The reform of the Construction Act may have to wait another year before it is made law.
Provisions for changes to the act were not made in the Queen’s speech, which means that proposed amendments to payment and adjudication procedures will probably not go before parliament this year.
If the reforms were to be made, they would have to be appended to another piece of legislation or introduced as a private member’s bill.
Supporters of the act still hope it could pass through parliament as part of the bill that will set up the Homes and Communities Agency. Construction lawyers said this was “possible but unlikely”.
Prime minister Gordon Brown did, however, add a draft apprenticeships bill to the government’s programme.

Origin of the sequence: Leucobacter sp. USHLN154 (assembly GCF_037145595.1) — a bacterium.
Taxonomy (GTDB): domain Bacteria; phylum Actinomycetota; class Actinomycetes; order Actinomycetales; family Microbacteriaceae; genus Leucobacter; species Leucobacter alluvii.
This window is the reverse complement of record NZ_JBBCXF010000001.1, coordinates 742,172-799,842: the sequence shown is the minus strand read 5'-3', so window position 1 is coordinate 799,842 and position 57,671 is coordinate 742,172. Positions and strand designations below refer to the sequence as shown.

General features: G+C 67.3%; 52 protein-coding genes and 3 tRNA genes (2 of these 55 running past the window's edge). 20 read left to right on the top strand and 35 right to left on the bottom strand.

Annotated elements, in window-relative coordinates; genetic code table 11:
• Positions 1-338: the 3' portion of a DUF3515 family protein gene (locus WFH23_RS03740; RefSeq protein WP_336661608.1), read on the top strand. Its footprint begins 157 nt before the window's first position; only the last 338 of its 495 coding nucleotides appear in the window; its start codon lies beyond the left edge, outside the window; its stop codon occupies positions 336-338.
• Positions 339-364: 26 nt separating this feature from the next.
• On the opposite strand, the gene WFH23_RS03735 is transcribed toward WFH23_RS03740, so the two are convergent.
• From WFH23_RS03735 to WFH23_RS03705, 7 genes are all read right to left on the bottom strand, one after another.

This will put into law the government target of offering an apprenticeship to every student that wants one by 2013.
This could amount to 500,000 places by 2020.
The move to promote apprenticeships received a mixed response from the industry.
Max Hamps, director of ConstructionSkills Apprenticeships, praised the draft bill as “critical” but Amy Tschudin, manager of the Chartered Surveyors Training Trust, said unless greater funding was given it “will not add up”.
Other measures included in the programme were:
- A bill to increase protection for vulnerable workers
- A bill to put infrastructure projects such as airports and power stations under a single consent regime
- A bill to make the government’s carbon reduction target of 60% by 2050 legally binding.